The study, from Jilin University, aimed to produce composite edible film with carrot puree and examine how levels of the other components – namely carboxymethyl cellulose (CMC), corn starch and gelatin – affected it mechanical and barrier properties.
The team, led by Xinwei Wang, said carrots were targeted because of their nutritional value and that few products based on the vegetable had been developed.
Carrots consist mainly of water, protein cellulosic substances and pectic – and adding these components could lead to the formation of a cost-effective and biodegradable film, said the researchers.
“Obtaining films with good oxygen permeability (OP) and desirable film mechanical properties would be an indication of the possible use of carrot as an alternative source of packaging. Carrot films may have a potential to be commercial because they can be used as food or food packaging”, they added.
The Study - Barrier and mechanical properties of carrot puree films – was published in the journal Food and Bioproducts Processing.
Film components and barrier properties
The researchers noted that varying the concentration of the components altered the properties of the film.
“Generally, films made from polysaccharides, such as starches, gelatin and cellulose derivatives, are expected to be excellent oxygen barriers due to their tightly packed, and ordered hydrogen-bonded network structure, and have high tensile strength,” said the study.
A plasticizer was added after it was found the carrot films were too brittle.
The film was produced by heating corn starch in such a way to obtain ‘starch gelatinization’. CM and gelatin were added, followed by glycerol. It was homogenized and then 120ml of the deaerated solution was placed in a level square HDPE plate and put in an oven at 60C for six hours.
All films were stored in a dessicator at around 23C and relative humidity of 50 for two days.
Film thicknesses were tested using appropriate apparatus to the nearest 0.001mm.
The study found that tensile strength (TS) - the maximum stress a film can bear – and the ability to stretch (%elongation) were affected by the film components.
The addition of CMC, gelatin and particularly corn starch increased TS.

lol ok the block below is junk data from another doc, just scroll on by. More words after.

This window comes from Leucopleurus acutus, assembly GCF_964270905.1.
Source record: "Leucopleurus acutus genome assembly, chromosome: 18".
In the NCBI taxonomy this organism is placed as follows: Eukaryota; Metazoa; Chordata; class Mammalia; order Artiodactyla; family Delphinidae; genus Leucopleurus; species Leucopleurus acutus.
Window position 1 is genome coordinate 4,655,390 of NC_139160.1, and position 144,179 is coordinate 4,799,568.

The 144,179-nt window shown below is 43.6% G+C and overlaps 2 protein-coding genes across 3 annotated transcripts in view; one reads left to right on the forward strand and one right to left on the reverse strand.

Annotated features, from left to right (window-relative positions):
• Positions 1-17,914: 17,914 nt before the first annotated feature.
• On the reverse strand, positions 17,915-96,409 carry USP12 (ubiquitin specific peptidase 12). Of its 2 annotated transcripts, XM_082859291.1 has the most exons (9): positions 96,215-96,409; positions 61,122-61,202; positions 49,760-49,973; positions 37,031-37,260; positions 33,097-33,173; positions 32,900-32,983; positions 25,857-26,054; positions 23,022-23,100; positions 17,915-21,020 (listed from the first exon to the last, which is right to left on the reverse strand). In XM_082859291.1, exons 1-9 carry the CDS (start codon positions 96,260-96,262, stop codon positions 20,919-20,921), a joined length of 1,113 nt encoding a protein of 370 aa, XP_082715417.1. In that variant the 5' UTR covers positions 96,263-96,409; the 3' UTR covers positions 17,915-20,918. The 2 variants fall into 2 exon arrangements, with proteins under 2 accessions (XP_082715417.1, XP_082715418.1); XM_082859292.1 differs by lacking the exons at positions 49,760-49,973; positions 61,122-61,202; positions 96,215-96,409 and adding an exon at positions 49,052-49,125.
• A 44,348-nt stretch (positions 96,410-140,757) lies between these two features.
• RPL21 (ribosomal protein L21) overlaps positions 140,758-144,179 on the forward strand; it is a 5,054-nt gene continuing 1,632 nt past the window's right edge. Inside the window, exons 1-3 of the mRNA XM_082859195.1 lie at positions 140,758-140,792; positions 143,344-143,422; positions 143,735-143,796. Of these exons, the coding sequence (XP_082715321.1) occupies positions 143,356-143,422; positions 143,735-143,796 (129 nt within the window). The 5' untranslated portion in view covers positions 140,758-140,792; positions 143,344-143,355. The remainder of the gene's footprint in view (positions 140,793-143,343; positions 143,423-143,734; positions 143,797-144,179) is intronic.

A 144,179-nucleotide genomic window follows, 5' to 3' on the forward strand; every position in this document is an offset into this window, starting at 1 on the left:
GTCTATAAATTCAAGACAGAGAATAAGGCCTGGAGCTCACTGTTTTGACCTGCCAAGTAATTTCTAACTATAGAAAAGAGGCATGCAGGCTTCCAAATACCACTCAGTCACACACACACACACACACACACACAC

Adding CMC, corn starch and gelatin improved its stretchability initially but actually decreased it when higher levels were added.
Increasing the plasticizer levels improved elasticity but negatively impacted TS.
Water Vapour Properties (WVP)
Impeding moisture transfer is a major function of edible films, said the team.
When the gelatin content was fixed, the WVP increased as CMC and corn starch levels were raised.
When CMC and corn starch levels were fixed, WVP initially fell as gelatin content increased from 0% to 0.3%. However gelatin content between 0.3% and 0.5% caused a jump in WVP.
WVP also increased as glycerol concentrations went up.
Overall, the scientist said carrot films had intermediate water barrier properties compared to other edible films.
But carrot films were characterised as having good oxygen barriers that suggested they have the potential “to be used as a natural packaging to protect food from oxidation reactions”
Confectionery products, baked foods, nuts and others were all flagged as possible applications, as were fruit and vegetables.
“These results suggest that carrot puree films could be suitable as edible packaging for some foods or applied as a wrap on food products to provide nutrition and convenient use for consumers reducing food packaging waste,” said the research.
Barrier and mechanical properties of carrot puree films by Xinwei Wang, Xiuxiu Sun, Huan Liu, Ming Li, Zhongsu Ma published in Food and Bioproducts Processing; doi:10.1016/j.fbp.2010.03.012